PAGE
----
Many of the Western sports are played in Japan. Sports outfits are virtually identical, primarily because the sports themselves have been imported from the West. Sports are popular in Japan. Baseball is especially popular. Japan seems to be one of the few countries where soccer is not the most popular sport. The very rigorous academic program means that Japanese children have less time for sport than Western children. They may play games in gym class, but do not have a lot of free time to actively pursue sports. And the schools do not emphasize sports like mny American schools. The primary exception to the Western sports tradition is of course sumo wrestling which is somewhere between a Western sport and a Japanese cultural ritual. There are also the martial arts, but unlike sumo, martial arts have become popular in the West. Japan of course has played a key roll in the development of the martial arts. We notice Japanese boys in a variety of athletic uniforms, but we are not always sure just what sport is involved. Hopefully our Japanese readers will povide us some insights on sports in Japan.
The Japnese do not seem as sports minded as many other countries. Surely the national sport is summo which is not etensively practiced outside of New York. Sumo is a form of we=restling. There most Japanese of all sports is of course sumo, often considered to be the national sport. There is a cultural tie in with Shinto. As in all countries a number of team sports are also popular. Perhaps the most populsar sport is baseball--an import from the United States. The game is played a little differently and Japanese fans are more sedate than American fans. Soccer is also very popular, although nothing along the lines of Europe and Latin America. We think sports like basketball and volly ball are played in schools.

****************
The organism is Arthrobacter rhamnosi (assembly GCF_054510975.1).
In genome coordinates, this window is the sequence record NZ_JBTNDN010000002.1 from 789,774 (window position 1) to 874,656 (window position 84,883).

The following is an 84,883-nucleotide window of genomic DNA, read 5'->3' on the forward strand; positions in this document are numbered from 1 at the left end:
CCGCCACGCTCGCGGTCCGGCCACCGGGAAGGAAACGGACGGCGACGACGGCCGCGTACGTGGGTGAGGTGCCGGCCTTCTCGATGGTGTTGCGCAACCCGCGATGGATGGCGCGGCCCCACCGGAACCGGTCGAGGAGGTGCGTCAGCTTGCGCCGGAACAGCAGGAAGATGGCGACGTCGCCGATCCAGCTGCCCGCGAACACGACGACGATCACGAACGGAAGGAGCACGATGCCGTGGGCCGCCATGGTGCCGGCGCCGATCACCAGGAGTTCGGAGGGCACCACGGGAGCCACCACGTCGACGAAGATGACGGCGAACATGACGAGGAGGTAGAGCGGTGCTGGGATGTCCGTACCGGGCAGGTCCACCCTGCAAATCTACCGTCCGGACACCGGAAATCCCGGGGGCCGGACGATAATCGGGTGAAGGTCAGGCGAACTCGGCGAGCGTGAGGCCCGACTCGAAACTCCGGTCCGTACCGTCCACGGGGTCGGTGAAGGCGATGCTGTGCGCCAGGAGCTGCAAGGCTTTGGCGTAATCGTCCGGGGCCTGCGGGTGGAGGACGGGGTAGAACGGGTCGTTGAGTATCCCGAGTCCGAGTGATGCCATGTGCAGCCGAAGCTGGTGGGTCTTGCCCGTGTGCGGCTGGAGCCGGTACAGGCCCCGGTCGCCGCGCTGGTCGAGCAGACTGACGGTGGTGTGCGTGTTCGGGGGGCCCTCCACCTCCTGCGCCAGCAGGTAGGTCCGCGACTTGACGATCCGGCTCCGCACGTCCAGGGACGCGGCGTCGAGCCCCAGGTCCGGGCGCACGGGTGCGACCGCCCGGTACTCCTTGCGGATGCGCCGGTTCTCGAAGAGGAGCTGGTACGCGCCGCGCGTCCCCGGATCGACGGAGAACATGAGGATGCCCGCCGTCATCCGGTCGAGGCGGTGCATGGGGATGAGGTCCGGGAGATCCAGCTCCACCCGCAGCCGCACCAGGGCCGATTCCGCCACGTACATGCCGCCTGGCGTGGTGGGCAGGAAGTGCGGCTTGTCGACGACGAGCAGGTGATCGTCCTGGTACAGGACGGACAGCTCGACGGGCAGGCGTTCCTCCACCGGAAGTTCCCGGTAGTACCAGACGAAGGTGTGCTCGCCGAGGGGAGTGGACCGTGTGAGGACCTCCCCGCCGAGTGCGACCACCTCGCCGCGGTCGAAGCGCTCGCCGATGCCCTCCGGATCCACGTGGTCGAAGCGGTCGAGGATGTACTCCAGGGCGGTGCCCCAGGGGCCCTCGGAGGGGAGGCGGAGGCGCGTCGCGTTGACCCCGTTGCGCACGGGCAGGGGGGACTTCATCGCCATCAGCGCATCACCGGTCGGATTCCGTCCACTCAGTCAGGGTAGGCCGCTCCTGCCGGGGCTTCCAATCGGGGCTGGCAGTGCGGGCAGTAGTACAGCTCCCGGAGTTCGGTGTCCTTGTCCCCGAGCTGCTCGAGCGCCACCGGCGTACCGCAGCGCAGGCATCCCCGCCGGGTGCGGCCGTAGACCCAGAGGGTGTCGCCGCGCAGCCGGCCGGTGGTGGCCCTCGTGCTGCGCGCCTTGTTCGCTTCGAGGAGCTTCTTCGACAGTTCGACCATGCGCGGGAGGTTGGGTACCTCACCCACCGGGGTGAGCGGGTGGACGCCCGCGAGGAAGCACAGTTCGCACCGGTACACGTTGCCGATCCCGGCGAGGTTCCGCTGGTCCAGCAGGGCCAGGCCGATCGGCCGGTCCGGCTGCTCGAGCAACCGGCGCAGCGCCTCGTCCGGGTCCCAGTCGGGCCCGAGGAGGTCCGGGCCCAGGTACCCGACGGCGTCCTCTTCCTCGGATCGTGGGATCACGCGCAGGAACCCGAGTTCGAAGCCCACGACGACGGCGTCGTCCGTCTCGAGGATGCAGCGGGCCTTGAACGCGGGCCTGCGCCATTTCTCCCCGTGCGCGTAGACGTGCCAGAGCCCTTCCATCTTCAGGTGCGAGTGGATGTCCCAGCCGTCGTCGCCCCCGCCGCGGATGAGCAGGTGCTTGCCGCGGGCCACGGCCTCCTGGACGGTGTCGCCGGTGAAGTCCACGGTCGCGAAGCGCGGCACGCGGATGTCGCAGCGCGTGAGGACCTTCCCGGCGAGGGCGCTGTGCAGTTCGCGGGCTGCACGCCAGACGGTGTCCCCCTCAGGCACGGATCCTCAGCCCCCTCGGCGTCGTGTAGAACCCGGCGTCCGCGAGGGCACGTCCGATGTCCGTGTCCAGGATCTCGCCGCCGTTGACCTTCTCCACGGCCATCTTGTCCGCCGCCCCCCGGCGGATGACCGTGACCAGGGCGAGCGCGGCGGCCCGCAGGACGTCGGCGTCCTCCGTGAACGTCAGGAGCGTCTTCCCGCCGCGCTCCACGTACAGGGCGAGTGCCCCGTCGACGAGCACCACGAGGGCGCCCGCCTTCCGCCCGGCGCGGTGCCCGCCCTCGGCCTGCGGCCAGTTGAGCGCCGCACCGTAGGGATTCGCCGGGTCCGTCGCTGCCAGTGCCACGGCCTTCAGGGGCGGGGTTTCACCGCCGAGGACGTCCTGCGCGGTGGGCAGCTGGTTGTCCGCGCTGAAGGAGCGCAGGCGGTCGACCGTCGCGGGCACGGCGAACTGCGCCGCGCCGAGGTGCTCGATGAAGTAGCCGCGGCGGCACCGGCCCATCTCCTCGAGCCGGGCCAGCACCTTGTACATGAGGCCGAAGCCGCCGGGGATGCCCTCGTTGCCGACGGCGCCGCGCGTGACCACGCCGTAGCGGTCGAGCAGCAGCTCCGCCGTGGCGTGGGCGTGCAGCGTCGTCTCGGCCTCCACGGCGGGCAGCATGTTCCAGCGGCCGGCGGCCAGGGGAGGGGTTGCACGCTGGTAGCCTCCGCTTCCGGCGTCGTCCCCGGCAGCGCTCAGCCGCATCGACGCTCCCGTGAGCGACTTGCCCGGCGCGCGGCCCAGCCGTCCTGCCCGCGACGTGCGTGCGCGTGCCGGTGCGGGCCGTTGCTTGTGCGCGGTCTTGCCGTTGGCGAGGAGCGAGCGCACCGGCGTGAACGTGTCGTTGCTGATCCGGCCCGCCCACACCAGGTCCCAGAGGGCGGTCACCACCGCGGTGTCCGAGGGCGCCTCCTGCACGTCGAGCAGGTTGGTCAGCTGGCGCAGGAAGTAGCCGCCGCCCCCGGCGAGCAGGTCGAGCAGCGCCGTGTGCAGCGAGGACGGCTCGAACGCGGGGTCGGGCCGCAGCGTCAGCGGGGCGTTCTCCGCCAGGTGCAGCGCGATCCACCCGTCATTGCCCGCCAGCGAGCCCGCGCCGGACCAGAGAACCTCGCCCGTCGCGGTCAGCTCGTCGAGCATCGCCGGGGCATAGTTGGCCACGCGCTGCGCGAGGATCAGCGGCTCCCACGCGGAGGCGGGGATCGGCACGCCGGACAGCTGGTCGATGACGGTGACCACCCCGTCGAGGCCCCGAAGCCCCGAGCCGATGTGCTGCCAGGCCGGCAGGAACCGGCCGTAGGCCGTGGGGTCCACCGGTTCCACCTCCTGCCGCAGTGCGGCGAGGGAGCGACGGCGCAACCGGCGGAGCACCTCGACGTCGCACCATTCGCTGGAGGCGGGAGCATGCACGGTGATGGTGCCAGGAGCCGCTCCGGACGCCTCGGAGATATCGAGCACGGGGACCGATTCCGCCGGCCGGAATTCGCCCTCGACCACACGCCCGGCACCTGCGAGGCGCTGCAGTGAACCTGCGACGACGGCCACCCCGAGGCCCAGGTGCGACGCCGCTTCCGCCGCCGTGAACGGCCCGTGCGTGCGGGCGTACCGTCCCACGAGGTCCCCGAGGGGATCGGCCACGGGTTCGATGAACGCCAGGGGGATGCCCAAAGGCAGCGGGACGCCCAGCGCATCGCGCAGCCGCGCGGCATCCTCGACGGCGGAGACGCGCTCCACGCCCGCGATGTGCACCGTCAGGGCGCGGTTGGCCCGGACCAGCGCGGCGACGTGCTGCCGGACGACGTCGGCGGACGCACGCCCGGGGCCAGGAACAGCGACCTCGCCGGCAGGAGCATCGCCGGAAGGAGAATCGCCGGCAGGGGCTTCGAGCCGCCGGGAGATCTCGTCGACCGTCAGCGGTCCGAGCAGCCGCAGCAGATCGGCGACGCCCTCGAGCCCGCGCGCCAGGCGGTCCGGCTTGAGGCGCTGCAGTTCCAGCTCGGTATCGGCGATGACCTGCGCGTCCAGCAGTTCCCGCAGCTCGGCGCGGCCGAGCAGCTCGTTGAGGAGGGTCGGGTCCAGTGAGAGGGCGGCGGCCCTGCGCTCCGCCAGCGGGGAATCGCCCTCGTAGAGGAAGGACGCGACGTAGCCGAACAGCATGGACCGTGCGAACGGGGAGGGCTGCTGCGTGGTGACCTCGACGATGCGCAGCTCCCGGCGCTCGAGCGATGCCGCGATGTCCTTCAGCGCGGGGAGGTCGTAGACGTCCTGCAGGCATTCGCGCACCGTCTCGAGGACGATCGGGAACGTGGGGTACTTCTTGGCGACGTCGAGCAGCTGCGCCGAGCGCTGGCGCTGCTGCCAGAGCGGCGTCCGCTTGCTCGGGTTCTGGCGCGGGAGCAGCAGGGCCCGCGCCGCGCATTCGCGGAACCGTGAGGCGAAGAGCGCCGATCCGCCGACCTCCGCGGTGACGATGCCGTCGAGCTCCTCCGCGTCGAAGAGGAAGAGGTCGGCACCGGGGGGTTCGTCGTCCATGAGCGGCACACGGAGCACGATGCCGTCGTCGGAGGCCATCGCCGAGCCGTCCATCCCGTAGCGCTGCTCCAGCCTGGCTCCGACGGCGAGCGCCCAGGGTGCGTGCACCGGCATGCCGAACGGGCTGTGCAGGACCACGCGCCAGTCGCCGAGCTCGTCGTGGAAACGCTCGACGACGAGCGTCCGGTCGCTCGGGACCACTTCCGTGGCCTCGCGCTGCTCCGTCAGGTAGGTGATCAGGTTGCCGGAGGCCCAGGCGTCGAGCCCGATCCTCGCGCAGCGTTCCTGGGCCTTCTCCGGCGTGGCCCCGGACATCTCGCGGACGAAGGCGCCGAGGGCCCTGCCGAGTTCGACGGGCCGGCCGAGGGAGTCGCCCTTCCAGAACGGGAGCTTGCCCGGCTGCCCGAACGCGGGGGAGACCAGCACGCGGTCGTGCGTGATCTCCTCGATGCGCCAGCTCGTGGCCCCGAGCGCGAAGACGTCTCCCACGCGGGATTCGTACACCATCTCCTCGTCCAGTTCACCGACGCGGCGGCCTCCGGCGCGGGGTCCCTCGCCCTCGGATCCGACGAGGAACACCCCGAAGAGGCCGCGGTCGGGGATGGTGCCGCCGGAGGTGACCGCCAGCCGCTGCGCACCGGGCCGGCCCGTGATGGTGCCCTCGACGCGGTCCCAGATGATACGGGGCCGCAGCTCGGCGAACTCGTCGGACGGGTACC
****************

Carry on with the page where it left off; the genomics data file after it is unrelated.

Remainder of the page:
Most Japanese schools rather they have regular uniforms or not seem to have gum uniforms. We see gym uniforms at both primary abd secondary schools. We think most promary schools had gym uniforms, but se are not entirely sure about this. We know little about gym in the early-20th century. We norice Japanese children doing drill in their regular school clothes. We do not have any informatin on gym and gym uniforms at this time. We are not sure if drill was considered gym or if there wre also gym clothes. After World war II we no longer see drill and we begin to see Japanese children doing gym and wearing gym uniforms.
A major event in Japan is Undo Kai or Sports Day. Many parents come to watch their children on Sports Day. It is perhaps the most intesively photographed school event in Japan. It is not a single day, but rather varies from school to school. Some schgools have more than one Undo Kat each year. The kids are of course the center if attention, but it is actually more of a community event than school event because so many parents and even neighborhood residents witghout kids attend. The school essentially closes down for the day. An effort is made to involve as many of the children as possible, The activities for the younger children focus on participation. Competition becomes more important for the older children.
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